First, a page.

The Post Is At It Again

It doesn’t matter ultimately, and they’re entitled to whatever opinion they want, but it’s clear this morning that the Post isn’t satisfied to simply have an opinion – they want readers, particularly casual ones, to believe that everyone else shares their view. Which leads them to some pretty heavy duty cherry picking and deception.

Our favorite hack Chris Cillizza says Sanders won.

More than anything he said, though, it was the passion and disruption that Sanders oozed from every pore over the two hours that should push Democrats on the fence about the race into his camp. Sanders effectively positioned himself as the anti-status-quo candidate, a very good position to have in this electoral environment.

That paragraph makes no sense. Sanders has been oozing “passion and disruption” for eight months now, and yet Cillizza has judged Clinton the winner of every prior debate. Suddenly, he feels differently, and in conclusory fashion. What’s changed? My feeling: now that the consensus has shifted and Sanders is viewed as “having a shot,” Cillizza feels more comfortable judging Clinton more harshly on the debates, as he does in other areas.

And Clinton is the loser per Cillizza.

So, why is she in the loser column? Because she did nothing in the debate to slow the momentum that Sanders is building in Iowa and New Hampshire. Aside from guns, where Clinton scored a clean win against Sanders, she was unable to effectively cast him as a pie-in-the-sky idealist and herself as the only person who could truly fight  — and win on — for Democratic priorities.

What debate was Cillizza watching? On health care, on Sanders’ criticisms of President Obama and on his threats to run against Obama in 2012, Clinton scored direct hits on Sanders. Yes, he had some good moments, and I wouldn’t care if Cillizza believed Sanders won, but this idea that a debate is the place to “slow . . momentum” is just stupid.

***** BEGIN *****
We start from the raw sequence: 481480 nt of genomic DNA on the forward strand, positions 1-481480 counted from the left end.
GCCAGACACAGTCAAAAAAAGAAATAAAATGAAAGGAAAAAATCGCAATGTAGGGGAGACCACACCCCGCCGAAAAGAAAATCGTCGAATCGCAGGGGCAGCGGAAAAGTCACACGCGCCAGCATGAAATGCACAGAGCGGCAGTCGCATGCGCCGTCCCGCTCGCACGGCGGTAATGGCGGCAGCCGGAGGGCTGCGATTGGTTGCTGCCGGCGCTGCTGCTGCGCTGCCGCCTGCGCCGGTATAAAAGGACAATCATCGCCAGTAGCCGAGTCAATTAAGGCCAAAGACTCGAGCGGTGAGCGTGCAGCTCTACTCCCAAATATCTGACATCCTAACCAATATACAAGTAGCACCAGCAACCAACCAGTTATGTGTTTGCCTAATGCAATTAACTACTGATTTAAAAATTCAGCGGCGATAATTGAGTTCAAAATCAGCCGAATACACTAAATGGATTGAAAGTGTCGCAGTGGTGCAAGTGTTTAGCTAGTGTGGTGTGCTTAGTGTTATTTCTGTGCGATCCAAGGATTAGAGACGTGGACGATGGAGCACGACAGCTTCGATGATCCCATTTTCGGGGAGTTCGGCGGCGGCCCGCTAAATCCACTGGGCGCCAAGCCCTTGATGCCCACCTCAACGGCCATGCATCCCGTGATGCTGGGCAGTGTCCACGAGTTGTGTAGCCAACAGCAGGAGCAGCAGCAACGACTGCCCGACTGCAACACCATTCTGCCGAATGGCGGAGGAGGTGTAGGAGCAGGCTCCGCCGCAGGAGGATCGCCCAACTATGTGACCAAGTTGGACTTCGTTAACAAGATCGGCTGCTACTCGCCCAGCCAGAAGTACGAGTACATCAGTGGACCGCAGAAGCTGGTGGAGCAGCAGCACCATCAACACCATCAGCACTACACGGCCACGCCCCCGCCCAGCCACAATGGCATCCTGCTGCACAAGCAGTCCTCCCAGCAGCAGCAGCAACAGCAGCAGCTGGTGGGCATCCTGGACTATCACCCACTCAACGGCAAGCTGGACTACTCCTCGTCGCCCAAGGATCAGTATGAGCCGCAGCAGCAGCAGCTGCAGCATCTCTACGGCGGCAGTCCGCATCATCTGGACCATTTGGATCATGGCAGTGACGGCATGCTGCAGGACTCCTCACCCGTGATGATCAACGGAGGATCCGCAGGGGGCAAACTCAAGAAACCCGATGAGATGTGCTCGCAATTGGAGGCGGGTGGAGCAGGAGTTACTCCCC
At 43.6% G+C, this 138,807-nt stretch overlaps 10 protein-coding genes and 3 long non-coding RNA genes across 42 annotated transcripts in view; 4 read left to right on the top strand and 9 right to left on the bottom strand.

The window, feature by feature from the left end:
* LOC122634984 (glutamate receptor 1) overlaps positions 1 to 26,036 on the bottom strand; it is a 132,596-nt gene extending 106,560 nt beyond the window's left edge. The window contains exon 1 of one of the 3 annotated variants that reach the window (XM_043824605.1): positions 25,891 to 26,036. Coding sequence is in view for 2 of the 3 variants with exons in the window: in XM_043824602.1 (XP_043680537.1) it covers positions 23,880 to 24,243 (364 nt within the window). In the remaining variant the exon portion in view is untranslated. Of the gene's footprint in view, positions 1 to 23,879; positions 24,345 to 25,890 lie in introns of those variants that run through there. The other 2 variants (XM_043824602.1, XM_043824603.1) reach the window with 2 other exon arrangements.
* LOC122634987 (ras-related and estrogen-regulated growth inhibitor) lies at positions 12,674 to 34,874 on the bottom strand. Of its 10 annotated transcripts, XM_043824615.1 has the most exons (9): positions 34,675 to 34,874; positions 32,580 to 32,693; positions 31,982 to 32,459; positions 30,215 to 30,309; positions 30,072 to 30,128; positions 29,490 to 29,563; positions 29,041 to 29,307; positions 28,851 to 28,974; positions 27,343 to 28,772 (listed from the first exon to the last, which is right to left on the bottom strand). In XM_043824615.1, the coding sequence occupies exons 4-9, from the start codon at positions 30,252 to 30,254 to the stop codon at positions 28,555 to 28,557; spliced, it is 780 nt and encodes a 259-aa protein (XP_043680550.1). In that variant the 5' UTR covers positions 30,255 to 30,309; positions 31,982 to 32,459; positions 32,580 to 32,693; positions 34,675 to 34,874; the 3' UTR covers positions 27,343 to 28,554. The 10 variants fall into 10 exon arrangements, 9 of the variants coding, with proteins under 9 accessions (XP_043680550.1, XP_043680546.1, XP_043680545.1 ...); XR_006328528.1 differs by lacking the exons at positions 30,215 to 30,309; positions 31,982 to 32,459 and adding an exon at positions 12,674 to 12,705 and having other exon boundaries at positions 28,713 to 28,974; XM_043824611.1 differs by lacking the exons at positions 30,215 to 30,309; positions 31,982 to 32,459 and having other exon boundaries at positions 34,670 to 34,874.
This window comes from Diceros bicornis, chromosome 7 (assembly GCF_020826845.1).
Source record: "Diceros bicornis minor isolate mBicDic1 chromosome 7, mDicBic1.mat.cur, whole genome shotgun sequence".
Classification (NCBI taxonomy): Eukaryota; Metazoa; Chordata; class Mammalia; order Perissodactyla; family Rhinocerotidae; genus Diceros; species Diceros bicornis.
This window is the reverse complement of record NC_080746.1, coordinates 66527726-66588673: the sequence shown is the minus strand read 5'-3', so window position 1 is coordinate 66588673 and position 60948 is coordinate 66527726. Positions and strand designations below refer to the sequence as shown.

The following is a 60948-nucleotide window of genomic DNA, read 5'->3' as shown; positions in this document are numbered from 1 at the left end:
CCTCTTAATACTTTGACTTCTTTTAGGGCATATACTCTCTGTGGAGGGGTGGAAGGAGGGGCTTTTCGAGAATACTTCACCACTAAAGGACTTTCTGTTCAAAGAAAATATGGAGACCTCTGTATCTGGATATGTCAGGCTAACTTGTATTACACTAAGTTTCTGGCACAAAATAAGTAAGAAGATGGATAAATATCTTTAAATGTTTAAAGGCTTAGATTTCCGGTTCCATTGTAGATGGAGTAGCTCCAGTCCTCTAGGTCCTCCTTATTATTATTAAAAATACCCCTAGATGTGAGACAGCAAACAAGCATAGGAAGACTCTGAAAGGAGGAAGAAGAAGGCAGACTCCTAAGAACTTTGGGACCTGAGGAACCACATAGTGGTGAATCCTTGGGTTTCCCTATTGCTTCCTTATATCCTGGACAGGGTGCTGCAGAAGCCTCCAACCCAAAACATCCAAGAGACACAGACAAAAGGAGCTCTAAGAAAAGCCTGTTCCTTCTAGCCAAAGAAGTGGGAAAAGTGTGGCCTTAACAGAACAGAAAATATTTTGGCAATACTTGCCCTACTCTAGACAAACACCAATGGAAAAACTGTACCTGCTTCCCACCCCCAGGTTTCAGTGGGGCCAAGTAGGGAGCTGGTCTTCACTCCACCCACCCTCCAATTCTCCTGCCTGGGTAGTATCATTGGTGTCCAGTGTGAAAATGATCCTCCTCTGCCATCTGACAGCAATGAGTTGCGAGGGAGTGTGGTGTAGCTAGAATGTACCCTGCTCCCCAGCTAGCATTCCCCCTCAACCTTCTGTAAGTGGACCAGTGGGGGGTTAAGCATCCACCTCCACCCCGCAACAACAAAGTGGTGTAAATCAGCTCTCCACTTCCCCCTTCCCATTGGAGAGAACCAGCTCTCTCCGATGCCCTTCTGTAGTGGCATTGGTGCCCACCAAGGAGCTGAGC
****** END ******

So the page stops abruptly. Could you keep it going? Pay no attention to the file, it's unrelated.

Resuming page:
Not, however, as stupid and quite frankly mendacious as the Post’s morning summary of opinions on the debate. The headline is “Bernie Sanders won the Democratic debate, say pundits and social media.” Well, I watched about a dozen talking heads on CNN – MSNBC was rerunning the debate, a stupid decision that left them out of the conversation – all say that Clinton won, and comfortably so. How did the Post deal with this? Ignore the talking heads and select a group of mostly people you’ve never heard of, plus a few Republicans, to create a false consensus. How bad was it? Instead of even a single one of the CNN talkers, the Post cites a tweet from a CNN producer: 

You think if Teddy Davis said Hiklsry Clinton won the debate that he’d have been quoted in the Washington Post this morning? Hahaha, sure. Right.

And since they couldn’t quote him saying Sanders won – because he didn’t say it – they quote the one thing former Obama svengali David Axelrod said all night that was critical of Clinton, ignoring his several tweets about other issues and the fact that he opined last night that Clinton won the debate.
Not five minutes earlier, Axelrod tweeted this, which the Post didn’t see fit to mention.


And again, David Axelrod believes Hillary Clinton won the debate. This kind of cherry picking to create a false impression of consensus is embarrassing for a high school journalist. For the Post to do it smacks of ulterior motives.

I’m not criticizing the Post for having a different opinion than mine. I’m criticizing them for reporting that there was a consensus of opinion on Chris Cillizza’s side of the issue when there wasn’t. The Post is entitled to its opinion, as I am to mine. What they’re not entitled to is to claim a false consensus to validate their opinion. Their reporting this morning of only pro-Sanders opinions is inaccurate to the point of mendaciousness. Here’s David Axelrod with a final – and accurate – assessment this morning.